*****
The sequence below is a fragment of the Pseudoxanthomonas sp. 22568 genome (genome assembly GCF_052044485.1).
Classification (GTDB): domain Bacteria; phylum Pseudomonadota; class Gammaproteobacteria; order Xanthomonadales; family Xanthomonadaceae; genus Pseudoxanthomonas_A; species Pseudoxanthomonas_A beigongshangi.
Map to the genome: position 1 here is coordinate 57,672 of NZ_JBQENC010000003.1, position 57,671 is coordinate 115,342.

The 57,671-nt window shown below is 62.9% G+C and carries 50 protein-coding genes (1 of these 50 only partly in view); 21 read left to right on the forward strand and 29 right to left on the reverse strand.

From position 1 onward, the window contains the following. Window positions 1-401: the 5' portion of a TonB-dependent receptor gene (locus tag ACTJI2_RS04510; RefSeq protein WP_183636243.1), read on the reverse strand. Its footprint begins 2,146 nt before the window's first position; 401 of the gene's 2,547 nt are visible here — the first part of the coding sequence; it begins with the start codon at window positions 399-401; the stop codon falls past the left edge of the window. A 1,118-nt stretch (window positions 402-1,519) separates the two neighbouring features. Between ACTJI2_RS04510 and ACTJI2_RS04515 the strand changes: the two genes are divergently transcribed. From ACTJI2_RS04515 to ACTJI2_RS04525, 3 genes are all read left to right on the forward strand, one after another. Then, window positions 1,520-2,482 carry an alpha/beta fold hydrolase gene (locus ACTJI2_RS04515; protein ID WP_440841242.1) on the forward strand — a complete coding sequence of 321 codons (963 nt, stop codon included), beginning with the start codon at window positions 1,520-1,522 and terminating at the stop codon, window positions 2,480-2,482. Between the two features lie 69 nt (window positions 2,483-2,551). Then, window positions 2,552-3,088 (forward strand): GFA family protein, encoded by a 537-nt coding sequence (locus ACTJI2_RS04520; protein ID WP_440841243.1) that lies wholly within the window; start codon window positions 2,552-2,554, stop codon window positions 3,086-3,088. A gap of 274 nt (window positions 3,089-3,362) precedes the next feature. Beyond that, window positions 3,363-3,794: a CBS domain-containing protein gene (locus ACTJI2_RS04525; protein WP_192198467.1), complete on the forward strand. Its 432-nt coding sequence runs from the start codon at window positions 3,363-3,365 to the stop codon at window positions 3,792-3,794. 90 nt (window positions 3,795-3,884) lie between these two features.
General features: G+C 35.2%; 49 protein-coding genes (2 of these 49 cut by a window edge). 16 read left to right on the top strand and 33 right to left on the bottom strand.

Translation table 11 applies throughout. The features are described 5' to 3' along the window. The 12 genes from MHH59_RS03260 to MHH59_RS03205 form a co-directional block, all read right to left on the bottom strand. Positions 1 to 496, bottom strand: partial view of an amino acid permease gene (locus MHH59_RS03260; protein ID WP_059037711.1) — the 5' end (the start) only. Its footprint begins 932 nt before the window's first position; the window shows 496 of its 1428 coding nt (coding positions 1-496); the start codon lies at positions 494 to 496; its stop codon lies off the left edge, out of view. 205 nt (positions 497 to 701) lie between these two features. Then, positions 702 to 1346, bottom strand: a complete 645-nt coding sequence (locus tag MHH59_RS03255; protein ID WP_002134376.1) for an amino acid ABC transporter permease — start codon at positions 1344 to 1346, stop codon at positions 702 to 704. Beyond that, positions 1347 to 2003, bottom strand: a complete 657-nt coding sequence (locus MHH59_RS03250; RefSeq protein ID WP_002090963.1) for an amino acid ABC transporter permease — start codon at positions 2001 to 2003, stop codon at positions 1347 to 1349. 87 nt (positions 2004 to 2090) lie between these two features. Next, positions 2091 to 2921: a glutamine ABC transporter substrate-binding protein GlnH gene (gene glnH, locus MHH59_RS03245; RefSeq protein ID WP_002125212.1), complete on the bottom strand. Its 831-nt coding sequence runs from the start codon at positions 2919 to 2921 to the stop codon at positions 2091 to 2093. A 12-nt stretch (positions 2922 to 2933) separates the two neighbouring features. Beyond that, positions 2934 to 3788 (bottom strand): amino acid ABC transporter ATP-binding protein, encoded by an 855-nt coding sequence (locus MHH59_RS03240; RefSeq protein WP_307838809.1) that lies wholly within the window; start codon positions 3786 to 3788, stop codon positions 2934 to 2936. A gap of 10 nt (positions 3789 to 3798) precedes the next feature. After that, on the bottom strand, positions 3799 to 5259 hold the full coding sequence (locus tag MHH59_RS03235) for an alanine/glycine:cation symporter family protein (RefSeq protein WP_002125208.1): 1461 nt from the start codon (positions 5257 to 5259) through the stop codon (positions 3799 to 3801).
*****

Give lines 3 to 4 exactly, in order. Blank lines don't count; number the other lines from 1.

Map to the genome: position 1 here is coordinate 57,672 of NZ_JBQENC010000003.1, position 57,671 is coordinate 115,342.

The 57,671-nt window shown below is 62.9% G+C and carries 50 protein-coding genes (1 of these 50 only partly in view); 21 read left to right on the forward strand and 29 right to left on the reverse strand.